"We tend to put them up a little bit early and hold them back, so that the plants coming out of the ground will see longer days and realize that it's a growing season, not a finishing season," says Gooding as we look out at the field where the workers are busy stringing. He says he expects the plants to reach the tops of the trellises by "between the 1st and 10th of July." Greg Obendorf is more specific, saying they need to be there by the Fourth of July.

"One or two days is the difference," he says. "We've got to be right on the goddamn money."

For this reason, hop field workers are expected to perform their uniquely delicate, demanding work on a very tight timeline. In return, Gooding says, these workers make close to double the wage of other seasonal farm workers, and will often work for the same growers for decades.

"One family has been with me since the '60s," he says.

But here's where it gets complicated: Even when the system works, in the hops industry, there's a drawback to increased production.

The hop varieties that dominate the contemporary southern Idaho landscape--Galena, Nugget, Chinook and the newcomer Zeus--have all been engineered to produce high yields or high amounts of hop oils or "extracts," which are also used to flavor beer. Hop brokers like S.S. Steiner, who purchases almost all of the hops in southern Idaho and sells them to breweries worldwide, can subsequently get more production from a smaller, cheaper crop--bad news for growers.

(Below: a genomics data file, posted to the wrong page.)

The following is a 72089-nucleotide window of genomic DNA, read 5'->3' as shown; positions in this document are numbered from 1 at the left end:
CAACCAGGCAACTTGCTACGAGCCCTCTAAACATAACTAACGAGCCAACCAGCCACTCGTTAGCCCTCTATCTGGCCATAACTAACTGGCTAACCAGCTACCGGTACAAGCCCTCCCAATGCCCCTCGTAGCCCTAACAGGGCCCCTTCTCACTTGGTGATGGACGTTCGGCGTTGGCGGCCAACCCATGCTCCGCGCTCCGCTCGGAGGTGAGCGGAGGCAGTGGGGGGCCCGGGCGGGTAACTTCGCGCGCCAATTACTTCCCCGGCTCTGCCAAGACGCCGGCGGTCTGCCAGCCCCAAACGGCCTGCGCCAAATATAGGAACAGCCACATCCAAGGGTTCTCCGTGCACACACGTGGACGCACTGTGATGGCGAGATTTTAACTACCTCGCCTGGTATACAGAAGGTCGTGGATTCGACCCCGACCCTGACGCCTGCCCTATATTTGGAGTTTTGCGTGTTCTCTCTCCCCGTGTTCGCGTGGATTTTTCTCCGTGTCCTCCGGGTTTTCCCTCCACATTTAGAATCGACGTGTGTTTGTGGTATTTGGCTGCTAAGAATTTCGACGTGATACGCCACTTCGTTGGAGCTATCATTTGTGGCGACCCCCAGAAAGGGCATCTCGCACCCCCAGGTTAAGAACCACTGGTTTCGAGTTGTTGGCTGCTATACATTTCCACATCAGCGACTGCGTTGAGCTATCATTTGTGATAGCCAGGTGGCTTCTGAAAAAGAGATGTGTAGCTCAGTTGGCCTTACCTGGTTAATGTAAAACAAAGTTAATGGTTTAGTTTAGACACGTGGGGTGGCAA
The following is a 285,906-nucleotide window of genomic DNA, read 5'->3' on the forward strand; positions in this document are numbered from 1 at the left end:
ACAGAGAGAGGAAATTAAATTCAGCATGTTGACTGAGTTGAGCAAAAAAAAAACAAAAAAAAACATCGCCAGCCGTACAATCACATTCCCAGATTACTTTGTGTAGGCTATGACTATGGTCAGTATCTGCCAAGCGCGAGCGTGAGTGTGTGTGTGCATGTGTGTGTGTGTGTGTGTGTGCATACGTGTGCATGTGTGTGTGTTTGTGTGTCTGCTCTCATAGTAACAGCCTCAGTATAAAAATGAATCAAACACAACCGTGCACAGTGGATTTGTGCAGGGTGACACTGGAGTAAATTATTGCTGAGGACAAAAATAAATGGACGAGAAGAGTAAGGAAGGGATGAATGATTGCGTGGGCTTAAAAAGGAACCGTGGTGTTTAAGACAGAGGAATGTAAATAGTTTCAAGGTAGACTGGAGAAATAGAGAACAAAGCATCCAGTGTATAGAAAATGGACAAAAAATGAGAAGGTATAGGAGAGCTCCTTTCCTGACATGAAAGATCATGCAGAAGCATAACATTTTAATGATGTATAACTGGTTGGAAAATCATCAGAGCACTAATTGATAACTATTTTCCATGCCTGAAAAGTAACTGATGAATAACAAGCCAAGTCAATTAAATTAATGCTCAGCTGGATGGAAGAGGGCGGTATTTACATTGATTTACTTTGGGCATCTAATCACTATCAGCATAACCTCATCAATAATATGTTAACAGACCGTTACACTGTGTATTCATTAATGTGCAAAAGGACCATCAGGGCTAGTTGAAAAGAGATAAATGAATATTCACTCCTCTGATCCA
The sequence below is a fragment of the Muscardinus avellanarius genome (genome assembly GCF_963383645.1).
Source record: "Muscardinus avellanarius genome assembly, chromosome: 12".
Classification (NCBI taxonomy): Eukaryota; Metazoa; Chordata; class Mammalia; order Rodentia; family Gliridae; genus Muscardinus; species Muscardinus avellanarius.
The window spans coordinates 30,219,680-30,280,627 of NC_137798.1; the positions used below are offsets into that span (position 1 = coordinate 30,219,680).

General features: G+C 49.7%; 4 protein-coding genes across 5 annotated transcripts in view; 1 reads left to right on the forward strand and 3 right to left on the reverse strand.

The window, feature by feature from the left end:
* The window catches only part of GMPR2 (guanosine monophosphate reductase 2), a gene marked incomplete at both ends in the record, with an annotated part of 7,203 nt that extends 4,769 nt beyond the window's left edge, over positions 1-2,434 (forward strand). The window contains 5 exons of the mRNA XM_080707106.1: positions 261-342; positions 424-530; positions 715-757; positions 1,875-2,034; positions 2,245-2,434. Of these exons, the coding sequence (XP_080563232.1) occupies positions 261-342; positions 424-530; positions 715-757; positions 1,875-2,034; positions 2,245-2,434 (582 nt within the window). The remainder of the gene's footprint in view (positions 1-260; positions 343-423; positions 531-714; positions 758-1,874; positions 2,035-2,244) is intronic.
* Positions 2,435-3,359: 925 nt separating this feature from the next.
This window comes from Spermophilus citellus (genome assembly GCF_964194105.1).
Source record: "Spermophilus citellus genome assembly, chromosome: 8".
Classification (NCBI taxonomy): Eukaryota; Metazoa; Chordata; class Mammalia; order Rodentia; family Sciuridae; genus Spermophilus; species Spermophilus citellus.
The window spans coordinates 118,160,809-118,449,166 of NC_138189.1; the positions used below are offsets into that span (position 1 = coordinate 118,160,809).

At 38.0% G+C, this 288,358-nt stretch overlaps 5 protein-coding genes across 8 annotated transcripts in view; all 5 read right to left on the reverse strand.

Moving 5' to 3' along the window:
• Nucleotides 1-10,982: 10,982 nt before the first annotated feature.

"The combination of a hop that has more extractability, plus improved technology to extract it, is a double whammy on us," Gooding explains.

Not only that, Reed Batt adds, but the major U.S. breweries have actually been cutting back on flavor. "They've gone toward the watery side rather than the tasty side," he says.

If this sounds like a case where America's burgeoning microbrews can ride in and save the day, forget it. As rampant as craft breweries may be, Greg Obendorf says, their effect on individual growers is negligible. "The general public, mainstream America, they don't drink that," he says. "When the guy in Parma sits down on Sunday with a case of beer in front of him, it's not a case of Fat Tire."